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Cooling load differences between radiant and air systems.pdf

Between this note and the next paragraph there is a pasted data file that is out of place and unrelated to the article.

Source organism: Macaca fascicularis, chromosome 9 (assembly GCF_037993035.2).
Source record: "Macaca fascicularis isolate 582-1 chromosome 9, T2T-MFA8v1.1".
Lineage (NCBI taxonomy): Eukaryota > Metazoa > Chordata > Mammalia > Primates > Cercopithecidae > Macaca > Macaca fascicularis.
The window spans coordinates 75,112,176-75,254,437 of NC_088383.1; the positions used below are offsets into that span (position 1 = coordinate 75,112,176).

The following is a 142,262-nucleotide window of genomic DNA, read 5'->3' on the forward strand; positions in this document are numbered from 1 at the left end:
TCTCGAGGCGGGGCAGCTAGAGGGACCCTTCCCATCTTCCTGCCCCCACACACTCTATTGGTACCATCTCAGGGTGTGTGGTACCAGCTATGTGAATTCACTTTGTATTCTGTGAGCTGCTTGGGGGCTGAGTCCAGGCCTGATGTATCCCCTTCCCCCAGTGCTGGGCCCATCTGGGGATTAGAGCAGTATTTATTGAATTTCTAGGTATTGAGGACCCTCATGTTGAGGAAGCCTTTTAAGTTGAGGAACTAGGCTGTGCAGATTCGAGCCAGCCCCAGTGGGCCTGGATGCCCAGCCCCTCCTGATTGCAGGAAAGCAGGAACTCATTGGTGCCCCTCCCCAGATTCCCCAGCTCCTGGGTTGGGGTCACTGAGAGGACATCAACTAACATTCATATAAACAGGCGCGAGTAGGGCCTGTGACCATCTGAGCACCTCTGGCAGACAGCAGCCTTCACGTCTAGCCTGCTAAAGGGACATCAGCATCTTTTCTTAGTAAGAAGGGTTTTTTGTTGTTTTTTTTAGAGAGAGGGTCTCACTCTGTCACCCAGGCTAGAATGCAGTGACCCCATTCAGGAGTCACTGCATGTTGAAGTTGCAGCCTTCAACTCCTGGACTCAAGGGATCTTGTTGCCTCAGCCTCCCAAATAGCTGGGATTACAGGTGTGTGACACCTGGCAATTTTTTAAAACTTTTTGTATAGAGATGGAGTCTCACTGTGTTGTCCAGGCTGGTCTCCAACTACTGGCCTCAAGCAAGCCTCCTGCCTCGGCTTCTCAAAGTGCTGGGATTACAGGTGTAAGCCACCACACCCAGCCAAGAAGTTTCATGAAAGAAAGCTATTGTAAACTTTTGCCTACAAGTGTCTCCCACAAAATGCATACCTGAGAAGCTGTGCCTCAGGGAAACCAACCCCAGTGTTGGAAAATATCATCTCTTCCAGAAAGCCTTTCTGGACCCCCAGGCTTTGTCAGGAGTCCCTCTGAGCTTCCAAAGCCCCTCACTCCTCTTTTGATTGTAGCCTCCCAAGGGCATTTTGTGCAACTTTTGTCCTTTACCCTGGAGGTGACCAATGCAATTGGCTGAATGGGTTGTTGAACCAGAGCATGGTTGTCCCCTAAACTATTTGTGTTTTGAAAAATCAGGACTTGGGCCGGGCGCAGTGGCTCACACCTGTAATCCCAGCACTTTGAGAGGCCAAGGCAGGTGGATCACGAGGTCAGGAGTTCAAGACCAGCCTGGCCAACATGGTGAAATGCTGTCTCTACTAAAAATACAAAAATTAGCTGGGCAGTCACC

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  This article appeared in a journal published by Elsevier. The attachedcopy is furnished to the author for internal non-commercial researchand education use, including for instruction at the authors institutionand sharing with colleagues.Other uses, including reproduction and distribution, or selling orlicensing copies, or posting to personal, institutional or third partywebsites are prohibited.In most cases authors are permitted to post their version of thearticle (e.g. in Word or Tex form) to their personal website orinstitutional repository. Authors requiring further informationregarding Elsevier’s archiving and manuscript policies areencouraged to visit:http://www.elsevier.com/authorsrights  Author's personal copy EnergyandBuildings65(2013)310–321 ContentslistsavailableatSciVerseScienceDirect Energy   and   Buildings  journalhome   page:www.elsevier.com/locate/enbuild Cooling   load   differences   between   radiant   and   air   systems  Jingjuan   (Dove)   Feng ∗ ,   Stefano   Schiavon,   Fred   Bauman CenterfortheBuiltEnvironment,UniversityofCalifornia,Berkeley,390WursterHall,Berkeley,CA94720,USA a   r   t   i   c   le   i   n   f   o  Articlehistory: Received11April2013Accepted10June2013 Keywords: RadiantcoolingCoolingloadHeatgainAirsystemRadiantcoolingpanel(RCP)Embeddedsurfacecoolingsystems(ESCS)Thermallyactivatedbuildingsystems(TABS) a   b   s   t   r   a   c   t Unlike   the   case   of    air   systems   where   the   cooling   load   is   purely   convective,   the   cooling   load   for   radiantsystems   consists   of    both   convective   and   radiant   components.   The   objectives   of    this   simulation   studywere   to   investigate   whether   the   same   design   cooling   load   calculation   methods   can   be   used   for   radiantand   air   systems   by   studying   the   magnitude   of    the   cooling   load   differences   between   the   two   systems   overa   range   of    design   configurations.   Simulation   results   show   that   (1)zone   level   24-h   total   cooling   energyof    radiant   systems   can   be   5–15%   higher   than   air   systems   due   to   higher   conduction   load   through   theenvelope;   (2)peak   cooling   rate   at   the   radiant   cooled   surface   can   be   7–35%   higher   than   air   system   forzones   without   solar   load.   Thisdifference   can   increase   up   to   85%   for   floor   system   in   zones   with   solar   load;(3)   the   peak   cooling   rate   differences   srcinate   from:   (a)   radiant   cooling   surface(s)   reduce   radiant   heatgainaccumulation   in   the   building   mass;   (b)   onlypart   of    the   convective   heat   gain   becomes   instantaneouscooling   load.   As   aresult,   toolsusing   response   factor   methods   such   as   radiant   time   series   method   forcooling   loadcalculations   are   not   appropriate   for   radiant   system   design.©2013   Elsevier   B.V.   All   rights   reserved. 1.Introduction Water-basedradiantcoolingsystemsaregainingpopularityasanenergyefficientapproachforconditioningbuildings[1–3].Thedesignofradiantsystemsiscomplicatedbecauseofthecou-plingbetweenthermalload,buildingstructureandthehydronicsystemandbecauseoftheimportantimpactofbothradiationandconvectiononthermalcomfort.Dedicatedradiantsystemdesignandtestingstandardshavebeendevelopedtoaddressissueslikesystemsizing,installation,operationandcontrol[4–9].How-ever,radiantcoolingsystemsarestillconsideredasaninnovativeapproach,andtheirapplicationinNorthAmericaisstilllimited[10,11].Inthisstudy,weinvestigatedtheimpactsofthepresenceofactivatedcooledsurfaceonzonecoolingloads.CoolingloadcalculationsareacrucialstepindesigninganyHVACsystem.Comparedtoairsystems,thepresenceofanactivelycooledsurfacechangestheheattransferdynamicsintheroom,andtwopotentialimpactsonzonecoolingloadsstudiedhereare(1)cooledsurfacesmay   createdifferentinsidesurfacetempera-turesofthenon-activeexteriorbuildingwalls,causingdifferentheatgainthroughthebuildingenvelope,andinturndifferentzoneleveltotalenergy,and(2)changestheeffectofthermalmassoncoolingloads,andthereforecreatingdifferentpeakcoolingload. ∗ Correspondingauthorat:CenterfortheBuiltEnvironment,Universityof California,Berkeley,373CWursterHall,Berkeley,CA94720,USA.Tel.:+15103663139. E-mailaddresses:  jjfeng@berkeley.edu,dovefeng@gmail.com(J.Feng). Tworesearchstudieswereidentifiedthatlookedatheatingloadcalculationsintermsoftheimpactoftheradiantsystemonwallsurfacetemperaturesandtheresultantroomload[12,13].However,bothstudiesfocusedonheatingloadcalculationundersteady-stateconditions.Inanotherstudy,Chen[14]suggestedthatthetotalheatingloadofaceilingradiantheatingsystemwas17%higherthanthatoftheairheatingsystembecauseoftheroleofther-mal   massandhigherheatlossthroughthebuildingenvelopeduetoslightlyhigherinsidesurfacetemperatures.Forcoolingapplica-tions,nostudieswerefoundonthistopic,andincurrentradiantsystemdesignguidelines[4,8],suchimpactsarenotconsideredorevaluated.Secondly,theinteractionofbuildingmasswithheatsourceisinfluencedbythepresenceofactivatedradiantcoolingsurface(s).Onephenomenonmentionedintheliteraturewasradiantsur-face(s)aspartofthebuildingmass,insteadofstoringthemalenergyasinthecaseofairsystems,removesradiantheatgain(e.g.solar,radiativeinternalloadandradiativeenvelopeload)thatisdirectlyimpingingonit.Thisphonomenonfundamentallychangesthecool-ingloaddynamicsinaroom.Niu[15]pointedoutthatthisdirectradiationmay   createhighpeakcoolingloads.Hemodifiedthether-mal   analysisprogramACCURACY [16]toaccountforthedirectradiantheatgainasinstantaneouscoolingloadforradiantsystems.However,noinformationcanbefoundonhowheimplementedthemodificationandthesoftwareisnotaccessibleforthepublic.Inanefforttodevelopanewcoolingloadcalculationapproachforradi-antsystems,Corgnati[17]alsotackledthedirectradiantheatgaineffectusingasimilarstrategytoNiu.BasedonCorgnati’swork,Causoneetal.[18]focusedonthecaseswiththepresenceofdirect 0378-7788/$–seefrontmatter©2013ElsevierB.V.Allrightsreserved.http://dx.doi.org/10.1016/j.enbuild.2013.06.009  Author's personal copy  J.Fengetal./EnergyandBuildings65(2013)310–321 311 Nomenclature RCPradiantcoolingpanelsESCSembeddedsurfacecoolingsystems(lightweight)TABSthermallyactivatedbuildingsystemsG1–G6simulationgroupindex q  heatflux(W/m 2 ) q  surf   heatfluxattheexposedfaceofthecoolingsurface(s)(W/m 2 ) q  surf,cond  conductionheattransferattheexposedfaceofthecoolingsurface(s)(W/m 2 ) q  surf,con v  convectionheattransferattheexposedfaceofthecoolingsurface(s)(W/m 2 ) q  surf,rad  radiationheattransferattheexposedfaceofthecoolingsurface(s)(W/m 2 ) q  lwsurf   netlongwaveradiationfluxtoradiantactivesurfacefromothersurfaces(W/m 2 ) q  lw int  longwaveradiantexchangefluxfrominternalload(W/m 2 ) q  swsol  transmittedsolarradiationfluxabsorbedatsurface(W/m 2 ) q  sw int  netshortwaveradiationfluxtosurfacefrominternalload(lights)(W/m 2 ) q  surf,pk  specificpeakradiantsystemsurfacecoolingload(W/m 2 ) q  hyd,pk  specificpeakradiantsystemhydroniccoolingload(W/m 2 ) q  air,pk  specificpeaksensiblecoolingloadforairsystem(W/m 2 )˙ q surf,tot   specific24-htotalsurfacecoolingenergy(kJ/m 2 )˙ q hyd,tot   specific24-htotalhydroniccoolingenergy(kJ/m 2 )˙ q air,tot   specific24-htotalsensiblecoolingenergy(kJ/m 2 ) P  surf,pk  percentagedifferenceofsurfacepeakcoolingratebetweenradiantandairsystem(%) P  hyd,pk  percentagedifferenceofhydronicpeakcoolingratebetweenradiantandairsystem(%) P  surf,tot   percentagedifferenceofsurfacelevel24-htotalcoolingenergybetweenradiantandairsystem(%) P  hyd,tot   percentagedifferenceofhydroniclevel24-htotalcoolingbetweenradiantandairsystem(%) Subscript surf  variablemeasuredatradiantsurfacelevel hyd variablemeasuredatradiantcoolingwaterloop  pk peakcoolingload tot  24htotalcoolingenergysolargain.However,themethodsproposedintheseresearchstud-iesonlylookedattheeffectofdirectradiantheatgainoncoolingload,andtherestoftheradiantheatgainandtheconvectiveheatgainarestillconsideredtointeractwithbuildingmassasiftheradi-antsystemdoesnotexist.Inaddition,noresearchcanbefoundthatfundamentallystudiesthedifferencesoftheheattransferprocessinzonesconditionedbyanairandaradiantsystem,andhowthesedifferencesaregoingtoimpactthecoolingloadcalculationandwhatcouldbethemagnitudeofthedifferences.Althoughresearchhasdemonstratedthatcoolingloadsforradi-antsystemsneedtobeconsidereddifferentlythanforairsystems,currentradiantdesignstandardsdonotexplicitlyacknowledgethesedifferences.Severalstandardsandhandbookswerereviewed,including:Chapter6of   ASHRAEEquipmentandHVACsystems [19],radiantheatingandcoolinghandbook(2002)[9],Chapter18of   ASHRAEFundamental (2012),ISO11855(2012)[4],andEuropeanstandardEN15377(2008)[8].Thefirstthreedonotofferanyguid-anceontheselectionofthecalculationmethodswhenradiantsystemsareinvolved.Inchapter18of   ASHRAEFundamental (2012)handbook,thedescriptionofthecoolingloadcalculationprocessisbasedontheimplicitassumptionthatanairsystemisusedforconditioningthespace.Somesimplifiedcoolingloadcalculationmethods,suchastransferfunctionmethod(TF)[20]andradianttimeseriesmethod(RTS)[21],havealsobeendevelopedforairsystem.Thesealgorithmsarewidelyimplementedinbuildingther-mal   simulationorloadcalculationtools,includingHAP(TF),TRANETRACE(RTS),BLAST,andDOE-2(TF)basedtoolssuchaseQuest,Energy-pro,GreenBuildingStudioandVisualDOE.Thesetoolsareoftenusedforcoolingloadestimatesduringinitialdesignstageandfordetailedenergyandcomfortanalysisevenwhenradiantsys-temsareinvolved[22].TheEuropeanstandardsreviewedindireclyreferenceEN15255[23]forcoolingloadcalculationprocedure.EN15255classifiedallcoolingloadcalculationmethodsintodif-ferentcatogoriesaccordingtotheircapabilitytomodeldifferenttypesofcoolingsystemandcontrolmethod.MethodsthatareabletosimulateradiantsystemscontrolledbyoperativetemperatureareinClass4b.Thisimpliesthatcoolingloadcalculationmethodforradiantsystemsshouldbeproperlydistinguishedfromairsys-tems.However,thisstandarddoesnotexplicitlyprovidecoolingloadcalculationmehtodsforradiantsystem.Arecentsurveyconductedbytheauthorsofradiantcool-ingdesignpractitionersrevealedthatthedifferencesincoolingloadbetweenradiantandairsystemsarenotfullyunderstood.Someofthemostexperiencedprofessionalsacknowledgethecomplicationsandlackofguidanceinthestandardsanddevel-opedrule-of-thumbmethodsforinitialsystemdesigncalculation.Amongthosemethods,eitherheatgainisdirectlyusedascool-ingloadforsystemsizing[24,25],oraportionoftheheatgainisconsideredasdirectheatremovalbytheactiveradiantsurface.Thepercentagesofthedirectremovaldependonloadtype(light-ing/people/equipment),andareobtainedbasedonexperience[26].Indesignpractice,itisnotoftenthatdynamicsimulationtoolsthatcanproperlymodelradiationheattransferareusedatthecoolingloadestimationstage.Radiantsystemmanufacturershavedevel-opedsometoolsforsystemsizing[27],buttheyaremainlyusedforheatingapplications,wheresteady-stateheattransferisadequatetocapturethethermalbehavior.Theobjectivesofthissimulationstudyareto(1)assessthecool-ingloaddifferencesbetweenthetwo   systemsbycomparingthezonelevelpeakzonecoolingloadand24-htotalcoolingenergyforaradiantcoolingsystem(withactivatedchilledsurface)vs.anairsystem;and(2)suggestpotentialimprovementsincurrentdesignguidelinesforradiantcoolingsystem. 2.Backgroundandtheory  Inthissection,we   giveabriefintroductiontothethreetypesofradiantcoolingsystemsinvestigatedinthispaperandexplainhowtheirthermalcharacteristicsaffectthedesignapproach.Sinceradiantandairsystemsaredifferentinmanyways,thesimulationstudyhadtobedesignedcarefullytoprovideafaircomparison.  2.1.Radiantcoolingsystems TheREHVAguidebookonradiantsystems[7]hasroughlycat-egorizedthesesystemsintothreetypes:radiantcoolingpanels(RCP),water-basedembeddedsurfacecoolingsystems(ESCS),andthermallyactivatedbuildingsystems(TABS).AsshowninFig.1,RCParemetalpanelswithintegratedpipesusuallysuspendedunderthe  Author's personal copy 312  J.Fengetal./EnergyandBuildings65(2013)310–321 Fig.1. Schematicofthethreetypesofradiantsurfaceceilingsystems(nottoscale). ceilingwithheatcarriertemperaturerelativelyclosetoroomtem-perature.ESCShavepipesembeddedinplasterorgypsumboardorcementscreed,andtheyarethermallydecoupledfromthemainbuildingstructure(floor,wallandceiling)bytheuseofthermalinsulation.Theyareusedinalltypesofbuildingsandworkwithheatcarriersatrelativelyhightemperaturesforcooling.Finally,“systemswithpipesembeddedinthebuildingstructure(slab,walls),TABS,whichareoperatedatheatcarriertemperaturesveryclosetoroomtemperatureandtakeadvantageofthethermalstor-agecapacityofthebuildingstructure.”Thesesystemsusuallyhavedifferentapplicationsduetotheirthermalandcontrolcharacteris-tics,andtherefore,thedesignanddimensioningstrategiesforthesesystemsvary.  2.2.Radiantvs.airsystems Acomparisonbetweenradiantandairsystemsischallenging.Inthissection,wediscussthedifferencesbetweenthetwosystemsthatdictatethemodelingapproachusedinthisstudy.Besidesthosementionedintheliterature[28],themaindifficultiesinclude: ã  Typesofload(sensible/latent)andtheexpectedamountofloadtobehandledbythetwosystemsaredifferent.Airsystemsareusuallydesignedtobetheonlysystemtohandlebothlatentandsensibleloads,whileradiantsystemsmustoperateinhybridmodewithareduced-sizedairsystem(forventilationandlatentloads).Radiantcoolingsystemsarealwayssizedtohandleaportion(asmuchaspossible)ofthesensible-onlycoolingload.Toaddressthisissue,neitherthelatentloadnorventilationsystemwassimulated.Thiswastosimplifyouranalysis. ã  Thedesigncoolingloadconceptisdifferentforthetwo   systems.AccordingtoASHRAEHandbook[29],thesensiblecoolingloadforanairsystemiscalculatedintermsofmaintainingaconstantzoneairtemperature,whileradiantsystems,particularlyTABS,arenotcapableofmaintainingaconstantzoneairtemperatureduetolargethermalinertiaoftheactivesurfaces.Forthisreason,inthiscomparisonstudy,wesizedandcontrolledthesimulatedradiantsystemstomaintainanacceptablethermalcomfortrangeduringthesimulationperiod.Operativetemperaturewasusedasthecontroltemperatureforbothsystems[28,30].Toensureequivalentcomfortconditionsbetweenthetwosystemsforfaircomparison,allsimulationsoftheairsystemweresubsequentlycontrolledtocloselytrackthehourlyoperativetemperaturepro-filederivedfromtheradiantsystemsimulationfortheidenticalinputconditions. ã  Foranairsystemthezonecoolingloadisequaltotheheatextractionratebythemechanicalsystemwhentheroomairtem-peratureandhumidityareconstant.Butthisisnotalwaysthecaseinaradiantsystem.Otherthanpanelsystems,radiantcool-ingsystems(ESCSandTABS)areintegratedwiththebuildingstructurewithhydronicpipesembeddedinthemass.Asaresult,heatremovedfromthezoneatthechilledsurfacecanbequitedifferentfromtheheatremovedbythehydronicloop.Sizingof theradiantsystemcoolingequipmentishighlydependentonspecificationsofthecoolingsurface(slabmaterial/thickness,tubespacing,andsurfacefinishing).Thisindicatedthatweneededtoinvestigateheattransferoftheradiantsystematboththesurfaceandhydroniclevels,whichisdiscussedindetailbelow.  2.3.Heattransferatradiantsurfaceandhydroniclevel Radiantsystemsremovethesensibleheatinaroomatthecool-ingsurface.We   definethiscoolingrateassurfacecoolingrate.Definethecontrolvolumeastheinsidefaceofthecoolingslab,withpositivesignmeansheatbeingtransferredintothecontrolvolumeandnegativeindicatesheatleavingthecontrolvolume,theheatbalanceforthecoolingsurfacecanbewrittenasfollows(1)[31]: q  surf   = q  surf,con v   + q  surf,rad  =− q  surf,cond  (1)Surfacecoolingrateservesasonekeydesignparameterfordeterminingrequiredradiantsystemareaandselectionofsystemtype.Hydroniccoolingrateistheheatextractionratebasedonanenergybalanceonthehydroniccircuit.Thehydroniccoolingrateisimportantforsizingofwatersideequipment,suchaspumps,chillersandcoolingtower.HydroniccoolingratecanbecalculatedbyEq.(2)[31]: q  hyd  = ( ˙ mc   p ) water  ( T  wi  − T  wo )(2)BothRCPandmostESCSoperateduringoccupiedhourstomaintainarelativelyconstantcomfortconditioninthespace,sothediffer-encebetweenthesurfaceandhydronicrateisonlyafunctionof thermalpropertiesofthepanel/slab.ForRCPsystems,ifinsulationisinstalledonthebacksideofthepanel,hydroniccoolingratecanbeassumedtobethesameassurfacecoolingoutputduetohighcon-ductivityofthesurfacematerial[6],whichisusuallydesired.TABSareusuallydesignedandoperatedtotakeadvantageofthethermalstorageeffectoftheslab,sothedifferencebetweenthesurfaceandhydronicrateisalsoafunctionoftheoperationalstrategies,whichwillbediscussedlater. 3.Methodologyandmodelingapproach Toinvestigatetheimpactsofthepresenceofactivatedcooledsurfaceonzonecoolingload,weadoptedthefollowingmethodol-ogy: ã  Two   singlezonemodels,oneconditionedbyanairsystemandonebyradiantsystemweredevelopedinEnergyPlusv7.1forcom-parison.Allthreeradiantsystems(RCP/ESCS/TABS)werestudied.Becausetheconstructionofeachradiantsystemtypeisdifferentandishighlyinfluentialonoverallbuildingresponse,thecom-parisonairmodelswereconfiguredtomatchtheconstructionof theradiantsystems. ã  Themodelswereparameterizedforstudyingtheinfluencesof envelopethermalinsulation,thermalmass,typeofinternalgain,solarheatgainwithdifferentshadingoptions,andradiantsurfaceorientation(ceiling,floor).EnergyPlusv7.1wasusedforthesimulationstudybecauseitperformsafundamentalheatbalanceonallsurfacesinthezone.Theheatbalancemodelensuresthatallenergyflowsineachzonearebalancedandinvolvethesolutionofasetofenergybalance